Latest posts by obelixx

removing grass to create planting area

Posted: 29/08/2016 at 18:26

Weedkiller works on live foliage on growing plants.  That looks pretty dead and dry to me so you'll have to dig it out and make sure you shake the clumps to get all the roots and leave soil behind.   It's often made easier by giving the area a good soak the night before you plan to dig so the soil isn't rock hard.

Use a fork, rather than a spade, near any plants you wish to keep as it will be less damaging to their roots.   If they get loosened, firm them back and water well.

Once cleared, rake it level and then spread on plenty of well rotted garden compost or manure to improve soil texture and nutrients.   Autumn is the best time for planting shrubs and bulbs and hardy, early flowering perennials as the soil is still warm and they have plenty of time and good conditions for developing a strong root system.

Autumn Blues

Posted: 29/08/2016 at 18:01

Hardy geranium macrorhizum for the aromatic foliage which colours to red in winter and flowers in late spring.  Geranium phaeum is another good one for shade.   Cut back after the flowers in spring to get fresh new foliage with dark purple splodges.    

Some varieties of phlox flower in late summer/early autumn and in dappled shade.  

Pulmonaria and brunnera are good foliage plants for shade as long as you beef up the soil with some garden compost.  They'll flower in spring and then you can cut them back to encourage fresh new foliage for the rest of the season.  

There's a variegated, spotty persicaria virginiana that needs shade rather than sun.  I like the Painter's Palette best.

Epimediums like shade and have gorgeous foliage plus spring flowers.  

Snowdrops for winter and one or two narcissi like shade.

Alchemilla mollis - but cut off the flowers to stop it self seeding with gay abandon.

Quite a few grasses such as carex Ice Dance.

Water Gel Crystals

Posted: 29/08/2016 at 17:47

I never had any success with the water gel so gave up after just a couple of years' trying.  Last year I found a brand of compost with teeny water gel crystals already mixed in and that worked very well in the baskets and troughs in full sun but I didn't find any this year.    

I line my hanging basket bottoms with a  square of plastic from a compost bag and put a small plastic plant pot in the middle where it's invisible but helps get water straight to the roots.  These days I keep the planting simple too and only use trailing pelargoniums which are forgiving if I have to leave them for a weekend.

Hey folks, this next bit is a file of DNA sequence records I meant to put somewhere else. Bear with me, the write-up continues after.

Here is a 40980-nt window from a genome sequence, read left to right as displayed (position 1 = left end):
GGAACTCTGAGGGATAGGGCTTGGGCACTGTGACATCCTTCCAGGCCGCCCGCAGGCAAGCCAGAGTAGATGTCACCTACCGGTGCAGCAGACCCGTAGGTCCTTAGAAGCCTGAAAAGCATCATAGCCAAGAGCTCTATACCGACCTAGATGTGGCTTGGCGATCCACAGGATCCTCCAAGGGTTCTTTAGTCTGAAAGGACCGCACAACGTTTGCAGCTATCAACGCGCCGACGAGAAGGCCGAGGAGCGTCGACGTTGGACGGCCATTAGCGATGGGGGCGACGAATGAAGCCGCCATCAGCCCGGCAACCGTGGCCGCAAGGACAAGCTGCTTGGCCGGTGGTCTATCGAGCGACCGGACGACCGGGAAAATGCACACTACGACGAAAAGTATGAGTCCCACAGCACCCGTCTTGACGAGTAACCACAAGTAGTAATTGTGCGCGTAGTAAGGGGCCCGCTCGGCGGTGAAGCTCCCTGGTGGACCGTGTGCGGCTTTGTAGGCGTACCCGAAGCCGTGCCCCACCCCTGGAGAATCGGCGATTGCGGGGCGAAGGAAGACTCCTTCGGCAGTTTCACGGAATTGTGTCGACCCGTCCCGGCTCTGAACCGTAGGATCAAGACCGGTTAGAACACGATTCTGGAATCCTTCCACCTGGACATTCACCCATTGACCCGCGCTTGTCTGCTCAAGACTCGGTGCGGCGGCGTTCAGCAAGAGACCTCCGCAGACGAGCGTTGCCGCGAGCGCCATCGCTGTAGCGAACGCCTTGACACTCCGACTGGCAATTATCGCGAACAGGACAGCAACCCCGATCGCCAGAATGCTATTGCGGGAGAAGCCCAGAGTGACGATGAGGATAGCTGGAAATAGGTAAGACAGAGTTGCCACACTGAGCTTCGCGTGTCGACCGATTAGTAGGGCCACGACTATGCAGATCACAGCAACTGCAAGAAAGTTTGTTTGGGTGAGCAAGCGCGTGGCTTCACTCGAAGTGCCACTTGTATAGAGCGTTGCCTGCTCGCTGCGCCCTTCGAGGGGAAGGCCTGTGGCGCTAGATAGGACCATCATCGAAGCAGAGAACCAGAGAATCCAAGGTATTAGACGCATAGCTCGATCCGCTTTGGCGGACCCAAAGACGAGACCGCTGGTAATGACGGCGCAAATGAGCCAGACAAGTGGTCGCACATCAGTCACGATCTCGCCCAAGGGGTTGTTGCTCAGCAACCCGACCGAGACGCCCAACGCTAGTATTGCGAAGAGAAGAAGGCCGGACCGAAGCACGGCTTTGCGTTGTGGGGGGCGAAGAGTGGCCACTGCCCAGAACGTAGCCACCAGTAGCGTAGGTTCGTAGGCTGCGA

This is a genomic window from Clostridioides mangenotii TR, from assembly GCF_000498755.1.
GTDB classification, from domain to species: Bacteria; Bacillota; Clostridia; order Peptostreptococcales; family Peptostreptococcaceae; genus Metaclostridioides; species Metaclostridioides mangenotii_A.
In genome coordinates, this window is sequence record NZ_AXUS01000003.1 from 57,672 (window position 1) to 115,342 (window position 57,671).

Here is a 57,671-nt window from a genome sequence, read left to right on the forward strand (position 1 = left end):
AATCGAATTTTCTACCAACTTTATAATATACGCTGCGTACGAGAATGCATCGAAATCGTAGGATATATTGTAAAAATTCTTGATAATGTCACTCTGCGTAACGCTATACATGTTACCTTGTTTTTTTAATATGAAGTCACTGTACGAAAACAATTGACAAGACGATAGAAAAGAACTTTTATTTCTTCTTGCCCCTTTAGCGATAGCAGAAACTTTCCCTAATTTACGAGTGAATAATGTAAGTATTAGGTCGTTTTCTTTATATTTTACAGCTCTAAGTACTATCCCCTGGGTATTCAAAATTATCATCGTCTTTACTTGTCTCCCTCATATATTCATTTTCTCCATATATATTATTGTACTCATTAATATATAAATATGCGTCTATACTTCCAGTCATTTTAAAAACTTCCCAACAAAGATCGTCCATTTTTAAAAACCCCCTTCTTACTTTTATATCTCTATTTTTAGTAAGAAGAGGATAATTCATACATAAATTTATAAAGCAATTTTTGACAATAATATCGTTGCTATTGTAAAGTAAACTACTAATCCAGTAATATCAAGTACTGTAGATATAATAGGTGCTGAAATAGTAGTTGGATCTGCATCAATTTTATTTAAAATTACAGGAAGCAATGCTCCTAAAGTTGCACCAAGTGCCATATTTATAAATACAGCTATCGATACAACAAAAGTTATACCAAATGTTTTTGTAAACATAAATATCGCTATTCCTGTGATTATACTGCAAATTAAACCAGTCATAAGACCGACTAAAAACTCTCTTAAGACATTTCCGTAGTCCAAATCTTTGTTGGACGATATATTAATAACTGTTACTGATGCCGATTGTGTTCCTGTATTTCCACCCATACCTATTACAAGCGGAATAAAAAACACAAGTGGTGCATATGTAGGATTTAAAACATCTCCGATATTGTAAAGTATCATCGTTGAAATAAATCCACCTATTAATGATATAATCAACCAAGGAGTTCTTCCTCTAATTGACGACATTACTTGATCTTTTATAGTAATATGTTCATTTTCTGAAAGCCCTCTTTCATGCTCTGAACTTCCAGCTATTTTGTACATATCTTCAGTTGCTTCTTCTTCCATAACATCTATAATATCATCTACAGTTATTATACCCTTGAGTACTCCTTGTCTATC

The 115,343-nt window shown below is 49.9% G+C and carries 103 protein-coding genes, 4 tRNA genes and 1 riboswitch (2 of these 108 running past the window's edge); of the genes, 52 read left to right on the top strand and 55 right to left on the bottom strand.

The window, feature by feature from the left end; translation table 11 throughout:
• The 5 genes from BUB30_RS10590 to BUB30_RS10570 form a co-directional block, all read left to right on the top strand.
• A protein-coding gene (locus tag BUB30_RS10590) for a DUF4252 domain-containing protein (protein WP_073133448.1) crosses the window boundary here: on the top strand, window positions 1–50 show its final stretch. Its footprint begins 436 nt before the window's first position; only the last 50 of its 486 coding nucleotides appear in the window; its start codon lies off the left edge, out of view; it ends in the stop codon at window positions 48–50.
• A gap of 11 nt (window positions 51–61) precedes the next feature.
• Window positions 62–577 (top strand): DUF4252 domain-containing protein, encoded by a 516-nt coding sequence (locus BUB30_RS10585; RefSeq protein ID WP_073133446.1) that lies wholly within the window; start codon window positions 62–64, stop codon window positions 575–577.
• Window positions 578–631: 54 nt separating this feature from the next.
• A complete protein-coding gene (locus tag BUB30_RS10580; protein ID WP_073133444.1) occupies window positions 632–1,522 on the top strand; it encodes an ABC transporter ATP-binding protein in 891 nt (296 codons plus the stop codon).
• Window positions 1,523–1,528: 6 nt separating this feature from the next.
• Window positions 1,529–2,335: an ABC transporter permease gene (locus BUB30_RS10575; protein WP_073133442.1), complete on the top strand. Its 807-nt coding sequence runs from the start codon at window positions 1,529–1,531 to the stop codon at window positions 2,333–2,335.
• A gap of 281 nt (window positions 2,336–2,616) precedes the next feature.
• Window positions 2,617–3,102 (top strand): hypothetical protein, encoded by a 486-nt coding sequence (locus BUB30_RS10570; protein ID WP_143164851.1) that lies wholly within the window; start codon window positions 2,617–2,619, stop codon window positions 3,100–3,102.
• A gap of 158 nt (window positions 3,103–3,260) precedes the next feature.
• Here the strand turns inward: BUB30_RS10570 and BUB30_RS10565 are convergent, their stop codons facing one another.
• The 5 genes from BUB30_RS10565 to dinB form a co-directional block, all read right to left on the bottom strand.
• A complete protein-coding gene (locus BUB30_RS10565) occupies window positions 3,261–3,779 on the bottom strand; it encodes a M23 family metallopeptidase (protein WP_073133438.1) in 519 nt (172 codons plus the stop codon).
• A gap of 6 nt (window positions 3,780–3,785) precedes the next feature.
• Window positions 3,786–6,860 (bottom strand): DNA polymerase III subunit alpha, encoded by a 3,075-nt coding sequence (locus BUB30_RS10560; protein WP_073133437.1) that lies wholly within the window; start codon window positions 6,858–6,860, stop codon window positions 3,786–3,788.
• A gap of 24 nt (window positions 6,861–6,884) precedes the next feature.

Still, it's best to water at least once every day and twice in a heatwave but that's baskets for you.   Window boxes only get sun and wind on one side so need less frequent watering.

Things I don't get

Posted: 29/08/2016 at 16:52

Succulent - as in food - actually means juicy and tasty which it can be if you buy decent ingredients and treat them well rather than industrial processed stuff.

Funnily enough Frank, with the possible exception of Madeira cake I find Victoria sponge the most boring cake going.   Don't get them at all.   I like my cakes to be full of flavour and moist but not soggy.

I don't get donuts.


Posted: 29/08/2016 at 16:38

Oops.  Hadn't spotted they were the OP's cats.  Yes, house training with litter trays or a secluded litter tray spot in the garden.

Autumn Blues

Posted: 29/08/2016 at 16:35

You need more plants of the perennial sort - rudbeckias, heleniums, Japanese anemones, physostegia, verbena bonariensis, sedum spectabile, hardy geraniums, Michaelmas daisies...

If you just want to cover bare soil to keep weeds down, cardboard.  Get some boxes at the supermarket or beg some from any store whose goods come packed in boxes they just throw away.

Signs that Autumn is upon us

Posted: 29/08/2016 at 15:13

I'm still enjoying summer.  Don't want autumnal for a few more weeks yet please.   


Posted: 29/08/2016 at 15:11

Google "water scarecrow".  Most effective deterrent which is legal and does no harm to the cats or your garden and will keep other unwanted intruders away too.

Things I don't get

Posted: 29/08/2016 at 12:52

Oh yum!  Although I do also like chocolate carrot cake and chocolate beetroot cake and chocolate raspberry brownies.   Very moist and chocolatey, all of them.

Things I don't get

Posted: 29/08/2016 at 12:05

Me too, but I like home-made cup cakes and muffins with no icing but maybe a ganache for some and my chocolate chip biscuits, not shop bought.

When I go to the UK now I have to look for a café Nero to get a decent coffee.  Starbucks has arrived in Namur.  Quel horreur!  and there's a cup cake shop too!   Fabulous Belgian patisserie available and they're selling cup cakes. 

I've only worn jeans in the last 10 years or so.   Practical and hard wearing for dog walking and housework and DIY but not gardening or going out.

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1 to 15 of 19 threads